BALTIMORE — Three division I football programs had a two-fold increase in the combined concussion incidence rate from the previous season after implementation of new NCAA policies on concussion management, according to a presenter at the American Orthopaedic Society for Sports Medicine Annual Meeting, here.
“Possible explanations for the increase include the implementation of a concussion management plan at each institution, overall increased awareness on part of players, coaches and medical personnel or previous under-recognition on the part of players and coaches,” Kelly G. Kilcoyne, MD, said.
Kelly G. Kilcoyne
The researchers reviewed injury reports from the U.S. Military Academy, U.S. Naval Academy and U.S. Air Force Academy. All athletes were males aged 18 years to 22 years, with player rosters totaling about 150 players for practices and 90 players for games. The number of concussions that occurred during the 2009-2010 and 2010-2011 seasons, inclusive of concussions sustained in practice and game situations, was determined per team. The number of athlete exposures per season was calculated by multiplying the number of players by the number of player-exposures. Incidence rates were compared using the exact binomial method.
The combined concussion incidence rate doubled from 0.56 per 1,000 exposures in the 2009-2010 season to 1.16 per 1,000 exposures in the 2010-2011 season. The combined number of concussions for the 2009-2010 season was 23 (40,481 exposures), and 42 (36,228 exposures) for the 2010-2011 season.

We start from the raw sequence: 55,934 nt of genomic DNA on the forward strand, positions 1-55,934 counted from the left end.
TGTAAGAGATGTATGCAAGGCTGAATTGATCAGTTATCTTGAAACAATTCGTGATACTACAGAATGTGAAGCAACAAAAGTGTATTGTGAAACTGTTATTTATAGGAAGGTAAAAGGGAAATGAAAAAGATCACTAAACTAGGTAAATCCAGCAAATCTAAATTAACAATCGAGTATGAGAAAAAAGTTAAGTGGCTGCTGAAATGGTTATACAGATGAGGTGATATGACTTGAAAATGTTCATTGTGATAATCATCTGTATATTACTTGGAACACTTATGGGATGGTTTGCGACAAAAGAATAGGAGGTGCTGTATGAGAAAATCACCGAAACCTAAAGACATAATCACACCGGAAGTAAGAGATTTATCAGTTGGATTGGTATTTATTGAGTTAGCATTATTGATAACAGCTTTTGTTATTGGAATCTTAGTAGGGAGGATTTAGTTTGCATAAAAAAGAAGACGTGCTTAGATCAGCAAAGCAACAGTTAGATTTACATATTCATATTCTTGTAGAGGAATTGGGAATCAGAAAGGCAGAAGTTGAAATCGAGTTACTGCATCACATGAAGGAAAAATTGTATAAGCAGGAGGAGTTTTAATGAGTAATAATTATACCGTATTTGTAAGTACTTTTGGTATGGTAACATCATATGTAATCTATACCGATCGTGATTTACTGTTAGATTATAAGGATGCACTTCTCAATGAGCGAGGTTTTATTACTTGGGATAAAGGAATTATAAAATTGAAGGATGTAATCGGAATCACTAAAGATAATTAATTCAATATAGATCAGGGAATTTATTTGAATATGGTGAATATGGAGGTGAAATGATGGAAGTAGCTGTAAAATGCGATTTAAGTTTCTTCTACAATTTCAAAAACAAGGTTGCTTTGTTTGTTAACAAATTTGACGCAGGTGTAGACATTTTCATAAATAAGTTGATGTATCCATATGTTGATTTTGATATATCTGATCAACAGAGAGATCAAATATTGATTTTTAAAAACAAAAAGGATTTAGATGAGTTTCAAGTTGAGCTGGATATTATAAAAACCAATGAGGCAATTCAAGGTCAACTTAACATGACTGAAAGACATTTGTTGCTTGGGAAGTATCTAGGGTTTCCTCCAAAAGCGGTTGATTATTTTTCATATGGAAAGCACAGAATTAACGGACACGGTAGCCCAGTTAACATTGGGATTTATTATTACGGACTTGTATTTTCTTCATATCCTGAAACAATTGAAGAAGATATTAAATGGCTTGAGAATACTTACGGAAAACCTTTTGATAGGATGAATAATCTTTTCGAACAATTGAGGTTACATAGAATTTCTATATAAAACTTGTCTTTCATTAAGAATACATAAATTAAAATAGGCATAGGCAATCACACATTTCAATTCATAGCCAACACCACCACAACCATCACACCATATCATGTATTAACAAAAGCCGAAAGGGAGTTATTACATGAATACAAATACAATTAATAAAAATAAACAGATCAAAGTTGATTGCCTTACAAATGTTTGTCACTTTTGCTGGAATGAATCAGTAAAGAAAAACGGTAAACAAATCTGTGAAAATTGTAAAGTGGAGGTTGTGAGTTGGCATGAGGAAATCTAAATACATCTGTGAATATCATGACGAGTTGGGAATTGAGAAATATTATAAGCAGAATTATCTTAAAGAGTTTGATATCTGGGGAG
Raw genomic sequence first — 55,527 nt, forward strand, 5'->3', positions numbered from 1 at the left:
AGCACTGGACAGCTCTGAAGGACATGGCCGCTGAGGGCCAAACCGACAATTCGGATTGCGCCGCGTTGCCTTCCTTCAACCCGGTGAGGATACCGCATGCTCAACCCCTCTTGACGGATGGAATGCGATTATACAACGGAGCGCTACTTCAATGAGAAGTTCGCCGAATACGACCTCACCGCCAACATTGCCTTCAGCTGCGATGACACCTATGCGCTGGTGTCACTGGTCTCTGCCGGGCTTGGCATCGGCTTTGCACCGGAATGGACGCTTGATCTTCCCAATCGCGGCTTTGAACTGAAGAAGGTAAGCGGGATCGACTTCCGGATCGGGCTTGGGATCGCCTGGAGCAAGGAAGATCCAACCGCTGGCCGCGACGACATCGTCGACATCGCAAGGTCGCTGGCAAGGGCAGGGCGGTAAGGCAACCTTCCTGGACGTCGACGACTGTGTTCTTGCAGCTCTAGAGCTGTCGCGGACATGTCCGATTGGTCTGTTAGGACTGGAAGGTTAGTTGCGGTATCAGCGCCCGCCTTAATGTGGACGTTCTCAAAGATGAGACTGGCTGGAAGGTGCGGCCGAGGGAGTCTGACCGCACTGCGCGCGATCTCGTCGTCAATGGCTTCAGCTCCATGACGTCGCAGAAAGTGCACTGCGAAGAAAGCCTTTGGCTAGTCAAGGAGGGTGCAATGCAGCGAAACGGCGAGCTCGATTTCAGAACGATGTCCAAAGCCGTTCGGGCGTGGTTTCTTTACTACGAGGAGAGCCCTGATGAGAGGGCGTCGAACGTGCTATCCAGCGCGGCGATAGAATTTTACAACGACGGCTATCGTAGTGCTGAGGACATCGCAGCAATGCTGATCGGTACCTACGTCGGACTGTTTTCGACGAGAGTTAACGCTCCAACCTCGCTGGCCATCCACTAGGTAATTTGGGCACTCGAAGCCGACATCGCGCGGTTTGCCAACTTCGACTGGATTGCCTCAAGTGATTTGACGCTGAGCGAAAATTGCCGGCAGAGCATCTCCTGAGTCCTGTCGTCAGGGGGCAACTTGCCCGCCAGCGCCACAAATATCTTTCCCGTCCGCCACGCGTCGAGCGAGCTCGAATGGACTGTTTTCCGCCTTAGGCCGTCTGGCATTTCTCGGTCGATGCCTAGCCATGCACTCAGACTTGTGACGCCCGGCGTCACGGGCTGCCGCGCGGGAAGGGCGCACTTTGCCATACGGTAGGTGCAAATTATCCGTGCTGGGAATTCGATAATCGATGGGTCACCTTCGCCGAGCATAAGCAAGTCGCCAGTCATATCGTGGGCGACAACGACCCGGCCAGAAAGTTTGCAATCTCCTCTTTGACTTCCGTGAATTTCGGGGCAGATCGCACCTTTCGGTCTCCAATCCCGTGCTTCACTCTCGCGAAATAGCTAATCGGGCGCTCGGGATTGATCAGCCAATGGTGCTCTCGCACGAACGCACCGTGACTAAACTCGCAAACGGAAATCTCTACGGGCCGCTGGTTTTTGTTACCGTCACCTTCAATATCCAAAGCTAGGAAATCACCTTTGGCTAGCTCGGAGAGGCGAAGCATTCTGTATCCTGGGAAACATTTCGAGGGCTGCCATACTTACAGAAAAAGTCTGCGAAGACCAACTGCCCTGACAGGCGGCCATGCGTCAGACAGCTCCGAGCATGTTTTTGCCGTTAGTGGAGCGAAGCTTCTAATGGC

Kilcoyne said that in April 2010 the NCAA Executive Committee adopted a policy requiring NCAA institutions to file a concussion management plan which calls for athletes with suspected concussions to be identified and removed from play. Additionally, athletes diagnosed with concussions cannot return to play for the remainder of the day. Players and coaches must notify a health care provider when they notice signs of a concussion and athletes must sign a statement of compliance.
While the institution of a more formalized concussion plan on the part of medical staff is a possible reason for the increase, the largest difference may be due to previous under-recognition and under-reporting on the part of players and coaches prior to the new policy, he said.
“It places more responsibility on the coaches and athletes not only to identify signs of concussion but also places the responsibility on them to report their injuries to institution medical staff. Additional studies are needed to determine the true incidence of concussions in division I football — as awareness continues to increase among health care professional, coaches and athletes,” Kilcoyne said.
Kilcoyne KG, Dickens J, Svoboda SJ, et al. Concussion rates for three division I football programs for two consecutive seasons: A service academy review. Paper #1. Presented at the American Orthopaedic Society for Sports Medicine Annual Meeting 2012. July 12-15. Baltimore.
Disclosure: Kilcoyne has no relevant financial disclosures.